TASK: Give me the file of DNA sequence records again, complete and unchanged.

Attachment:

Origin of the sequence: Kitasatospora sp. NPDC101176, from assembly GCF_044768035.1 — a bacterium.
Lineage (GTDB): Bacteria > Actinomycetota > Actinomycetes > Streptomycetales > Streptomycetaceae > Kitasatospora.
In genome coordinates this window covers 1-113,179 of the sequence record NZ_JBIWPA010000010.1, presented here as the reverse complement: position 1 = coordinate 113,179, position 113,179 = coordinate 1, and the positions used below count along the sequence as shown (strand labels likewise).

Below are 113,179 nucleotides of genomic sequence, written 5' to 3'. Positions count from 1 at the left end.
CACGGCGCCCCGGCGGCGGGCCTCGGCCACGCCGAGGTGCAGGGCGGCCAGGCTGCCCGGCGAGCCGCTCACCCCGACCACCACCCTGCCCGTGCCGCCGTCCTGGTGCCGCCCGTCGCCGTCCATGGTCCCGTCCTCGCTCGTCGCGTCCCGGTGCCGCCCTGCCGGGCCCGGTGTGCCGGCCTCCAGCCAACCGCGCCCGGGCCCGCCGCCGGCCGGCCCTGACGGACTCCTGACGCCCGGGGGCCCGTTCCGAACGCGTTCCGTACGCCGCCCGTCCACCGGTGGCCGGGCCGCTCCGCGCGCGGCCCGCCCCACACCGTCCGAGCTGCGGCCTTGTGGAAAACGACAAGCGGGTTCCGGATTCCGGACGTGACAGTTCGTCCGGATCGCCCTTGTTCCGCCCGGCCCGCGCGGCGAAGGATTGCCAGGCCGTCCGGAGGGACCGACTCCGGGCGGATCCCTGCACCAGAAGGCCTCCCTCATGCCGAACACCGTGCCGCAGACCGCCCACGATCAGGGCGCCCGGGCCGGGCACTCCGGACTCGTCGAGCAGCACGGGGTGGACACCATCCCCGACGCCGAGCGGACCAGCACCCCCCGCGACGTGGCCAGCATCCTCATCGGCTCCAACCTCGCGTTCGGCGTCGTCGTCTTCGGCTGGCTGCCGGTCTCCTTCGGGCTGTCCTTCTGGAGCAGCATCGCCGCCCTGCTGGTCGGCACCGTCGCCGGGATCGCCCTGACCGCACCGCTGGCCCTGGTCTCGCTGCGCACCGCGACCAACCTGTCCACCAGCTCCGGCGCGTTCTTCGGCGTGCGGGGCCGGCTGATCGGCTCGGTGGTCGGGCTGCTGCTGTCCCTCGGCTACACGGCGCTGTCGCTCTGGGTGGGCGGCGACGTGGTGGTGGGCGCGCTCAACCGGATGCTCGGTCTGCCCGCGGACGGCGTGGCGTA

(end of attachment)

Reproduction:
Origin of the sequence: Kitasatospora sp. NPDC101176, from assembly GCF_044768035.1 — a bacterium.
Lineage (GTDB): Bacteria > Actinomycetota > Actinomycetes > Streptomycetales > Streptomycetaceae > Kitasatospora.
In genome coordinates this window covers 1-113,179 of the sequence record NZ_JBIWPA010000010.1, presented here as the reverse complement: position 1 = coordinate 113,179, position 113,179 = coordinate 1, and the positions used below count along the sequence as shown (strand labels likewise).

Below are 113,179 nucleotides of genomic sequence, written 5' to 3'. Positions count from 1 at the left end.
CACGGCGCCCCGGCGGCGGGCCTCGGCCACGCCGAGGTGCAGGGCGGCCAGGCTGCCCGGCGAGCCGCTCACCCCGACCACCACCCTGCCCGTGCCGCCGTCCTGGTGCCGCCCGTCGCCGTCCATGGTCCCGTCCTCGCTCGTCGCGTCCCGGTGCCGCCCTGCCGGGCCCGGTGTGCCGGCCTCCAGCCAACCGCGCCCGGGCCCGCCGCCGGCCGGCCCTGACGGACTCCTGACGCCCGGGGGCCCGTTCCGAACGCGTTCCGTACGCCGCCCGTCCACCGGTGGCCGGGCCGCTCCGCGCGCGGCCCGCCCCACACCGTCCGAGCTGCGGCCTTGTGGAAAACGACAAGCGGGTTCCGGATTCCGGACGTGACAGTTCGTCCGGATCGCCCTTGTTCCGCCCGGCCCGCGCGGCGAAGGATTGCCAGGCCGTCCGGAGGGACCGACTCCGGGCGGATCCCTGCACCAGAAGGCCTCCCTCATGCCGAACACCGTGCCGCAGACCGCCCACGATCAGGGCGCCCGGGCCGGGCACTCCGGACTCGTCGAGCAGCACGGGGTGGACACCATCCCCGACGCCGAGCGGACCAGCACCCCCCGCGACGTGGCCAGCATCCTCATCGGCTCCAACCTCGCGTTCGGCGTCGTCGTCTTCGGCTGGCTGCCGGTCTCCTTCGGGCTGTCCTTCTGGAGCAGCATCGCCGCCCTGCTGGTCGGCACCGTCGCCGGGATCGCCCTGACCGCACCGCTGGCCCTGGTCTCGCTGCGCACCGCGACCAACCTGTCCACCAGCTCCGGCGCGTTCTTCGGCGTGCGGGGCCGGCTGATCGGCTCGGTGGTCGGGCTGCTGCTGTCCCTCGGCTACACGGCGCTGTCGCTCTGGGTGGGCGGCGACGTGGTGGTGGGCGCGCTCAACCGGATGCTCGGTCTGCCCGCGGACGGCGTGGCGTA